How Leather Seats in Luxury SUVs Fuel Amazon Deforestation

JBS did not agree with the criteria prosecutors used and agreed to improve its monitoring system, ban suppliers identified through research and donate $900,000 to the state in response to the scrutiny.

To get a sense of the volume of farms operating in vulnerable areas across the Brazilian Amazon, The Times covered government maps of Amazon protected lands, deforested areas and farm boundaries with farm locations publicly listed by JBS as supplying slaughterhouses in 2020. The analysis showed, among JBS suppliers, that farms covering an estimated 2,500 square miles are significantly overlapping with indigenous land, a protected area or an area removed after 2008, when laws regulating deforestation were instituted in Brazil.

The methodology and results were examined and validated by a team of independent researchers and academics studying land use in the Brazilian Amazon.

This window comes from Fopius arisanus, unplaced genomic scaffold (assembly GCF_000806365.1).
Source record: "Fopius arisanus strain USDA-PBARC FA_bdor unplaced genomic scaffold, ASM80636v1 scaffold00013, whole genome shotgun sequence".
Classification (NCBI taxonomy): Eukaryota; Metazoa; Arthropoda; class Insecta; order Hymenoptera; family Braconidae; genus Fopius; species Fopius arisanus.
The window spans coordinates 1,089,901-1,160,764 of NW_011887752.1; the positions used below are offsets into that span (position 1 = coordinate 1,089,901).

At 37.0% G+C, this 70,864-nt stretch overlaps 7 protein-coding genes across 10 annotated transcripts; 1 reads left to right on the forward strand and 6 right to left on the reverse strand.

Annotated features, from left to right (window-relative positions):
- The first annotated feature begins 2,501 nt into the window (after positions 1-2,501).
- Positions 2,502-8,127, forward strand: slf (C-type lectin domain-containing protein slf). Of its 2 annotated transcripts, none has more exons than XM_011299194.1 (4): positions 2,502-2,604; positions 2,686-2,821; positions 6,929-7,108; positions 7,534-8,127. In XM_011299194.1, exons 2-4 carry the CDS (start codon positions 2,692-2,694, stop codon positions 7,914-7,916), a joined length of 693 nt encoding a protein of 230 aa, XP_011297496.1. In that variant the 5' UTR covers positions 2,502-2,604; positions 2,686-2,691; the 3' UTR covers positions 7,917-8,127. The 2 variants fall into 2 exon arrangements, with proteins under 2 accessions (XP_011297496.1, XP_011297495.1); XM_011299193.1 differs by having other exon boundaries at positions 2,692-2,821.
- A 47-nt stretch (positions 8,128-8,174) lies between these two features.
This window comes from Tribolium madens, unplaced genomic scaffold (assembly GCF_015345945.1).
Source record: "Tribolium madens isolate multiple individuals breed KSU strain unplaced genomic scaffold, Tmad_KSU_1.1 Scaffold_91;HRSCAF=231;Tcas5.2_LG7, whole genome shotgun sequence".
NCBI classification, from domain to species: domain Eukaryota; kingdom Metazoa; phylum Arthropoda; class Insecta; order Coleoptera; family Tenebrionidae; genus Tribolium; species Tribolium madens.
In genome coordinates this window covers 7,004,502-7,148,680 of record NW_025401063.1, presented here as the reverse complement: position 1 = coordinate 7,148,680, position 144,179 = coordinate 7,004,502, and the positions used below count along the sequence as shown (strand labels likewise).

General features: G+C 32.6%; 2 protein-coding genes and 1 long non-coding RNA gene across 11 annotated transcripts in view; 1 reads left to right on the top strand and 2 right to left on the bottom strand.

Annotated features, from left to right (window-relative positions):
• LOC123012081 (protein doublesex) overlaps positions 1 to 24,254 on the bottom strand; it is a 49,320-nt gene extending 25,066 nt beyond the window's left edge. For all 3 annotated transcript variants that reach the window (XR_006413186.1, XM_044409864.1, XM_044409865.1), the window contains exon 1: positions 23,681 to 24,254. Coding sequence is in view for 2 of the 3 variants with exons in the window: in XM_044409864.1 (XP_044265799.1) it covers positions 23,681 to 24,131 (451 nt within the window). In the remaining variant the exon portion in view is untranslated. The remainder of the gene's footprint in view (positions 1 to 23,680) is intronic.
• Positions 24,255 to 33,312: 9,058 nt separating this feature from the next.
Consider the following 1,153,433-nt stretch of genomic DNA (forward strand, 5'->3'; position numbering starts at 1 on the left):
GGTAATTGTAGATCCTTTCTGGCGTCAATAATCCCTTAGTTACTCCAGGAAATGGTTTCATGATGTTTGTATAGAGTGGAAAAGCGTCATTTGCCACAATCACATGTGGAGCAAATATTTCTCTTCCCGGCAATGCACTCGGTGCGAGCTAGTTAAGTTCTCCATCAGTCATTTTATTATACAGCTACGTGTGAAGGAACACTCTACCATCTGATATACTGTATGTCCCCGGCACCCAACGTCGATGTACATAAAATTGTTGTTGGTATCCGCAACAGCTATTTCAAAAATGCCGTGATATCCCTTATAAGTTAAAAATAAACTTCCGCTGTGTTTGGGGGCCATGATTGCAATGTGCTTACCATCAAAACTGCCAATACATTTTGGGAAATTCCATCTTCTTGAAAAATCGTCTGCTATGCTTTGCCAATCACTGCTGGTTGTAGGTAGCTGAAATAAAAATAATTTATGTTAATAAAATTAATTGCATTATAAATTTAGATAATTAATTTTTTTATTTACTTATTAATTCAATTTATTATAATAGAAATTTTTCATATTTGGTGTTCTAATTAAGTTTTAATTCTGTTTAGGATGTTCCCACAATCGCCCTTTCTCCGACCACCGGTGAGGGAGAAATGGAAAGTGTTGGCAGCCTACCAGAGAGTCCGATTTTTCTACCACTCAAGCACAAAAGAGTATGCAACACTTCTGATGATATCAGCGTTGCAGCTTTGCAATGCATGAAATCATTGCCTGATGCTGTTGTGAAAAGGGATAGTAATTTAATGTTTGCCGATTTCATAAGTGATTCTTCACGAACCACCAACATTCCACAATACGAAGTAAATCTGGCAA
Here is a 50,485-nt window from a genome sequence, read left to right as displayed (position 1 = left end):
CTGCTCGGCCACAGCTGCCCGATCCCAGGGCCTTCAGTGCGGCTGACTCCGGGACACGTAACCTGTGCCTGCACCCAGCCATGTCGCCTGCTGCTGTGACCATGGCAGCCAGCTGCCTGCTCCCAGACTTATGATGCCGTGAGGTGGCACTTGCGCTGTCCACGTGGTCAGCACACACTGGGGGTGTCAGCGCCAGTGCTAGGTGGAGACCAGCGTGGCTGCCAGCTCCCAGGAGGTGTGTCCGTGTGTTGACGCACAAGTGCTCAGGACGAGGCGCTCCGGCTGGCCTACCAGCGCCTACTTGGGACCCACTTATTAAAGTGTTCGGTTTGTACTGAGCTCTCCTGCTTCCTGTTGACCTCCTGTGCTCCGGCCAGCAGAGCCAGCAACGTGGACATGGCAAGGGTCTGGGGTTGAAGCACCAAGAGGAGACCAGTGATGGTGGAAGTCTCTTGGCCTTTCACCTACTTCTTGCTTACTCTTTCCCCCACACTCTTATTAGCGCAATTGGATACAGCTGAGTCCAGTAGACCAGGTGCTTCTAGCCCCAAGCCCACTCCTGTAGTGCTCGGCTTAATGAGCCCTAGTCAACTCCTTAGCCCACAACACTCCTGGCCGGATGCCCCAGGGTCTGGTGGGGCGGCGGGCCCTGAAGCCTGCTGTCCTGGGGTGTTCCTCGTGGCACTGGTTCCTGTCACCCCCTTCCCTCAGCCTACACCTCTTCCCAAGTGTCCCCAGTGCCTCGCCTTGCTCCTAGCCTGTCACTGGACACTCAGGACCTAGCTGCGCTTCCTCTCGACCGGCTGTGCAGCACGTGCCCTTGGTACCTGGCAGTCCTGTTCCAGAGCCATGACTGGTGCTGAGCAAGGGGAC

International trade data showed that the companies that owned the leather-equipped tanneries then shipped the leather to factories in Mexico operated by Lear, a major seat maker that supplies car assembly plants across the United States. Lear said in 2018 that it was then sourcing about 70 percent of its rawhide hides from Brazil. Trade data showed that Brazilian leather is also going to other countries including Italy, Vietnam and China for use in the automobile, fashion and furniture industries.

JBS has acknowledged that nearly three-quarters of the farms identified in The Times analysis have overlapped with land the government classifies as illegal deforested, indigenous land or a protected area. But she said all farms were bound by anti-deforestation rules when she bought JBS from them.

JBS said that in those cases where there was an overlap, farms were allowed to work in protected areas or had been deforested, their boundaries changed, or they followed rules to fix their environmental violations. Livestock is allowed in some protected areas in Brazil if they follow sustainable practices.

In a statement, JBS said it has maintained a monitoring system for more than a decade that checks suppliers for compliance with its environmental policy. “More than 14,000 suppliers have been banned for not complying with this policy,” she said. However, the company said, “The big challenge for JBS, and the beef supply chain in general, is to monitor the suppliers of its suppliers, because the company has no information about them.”

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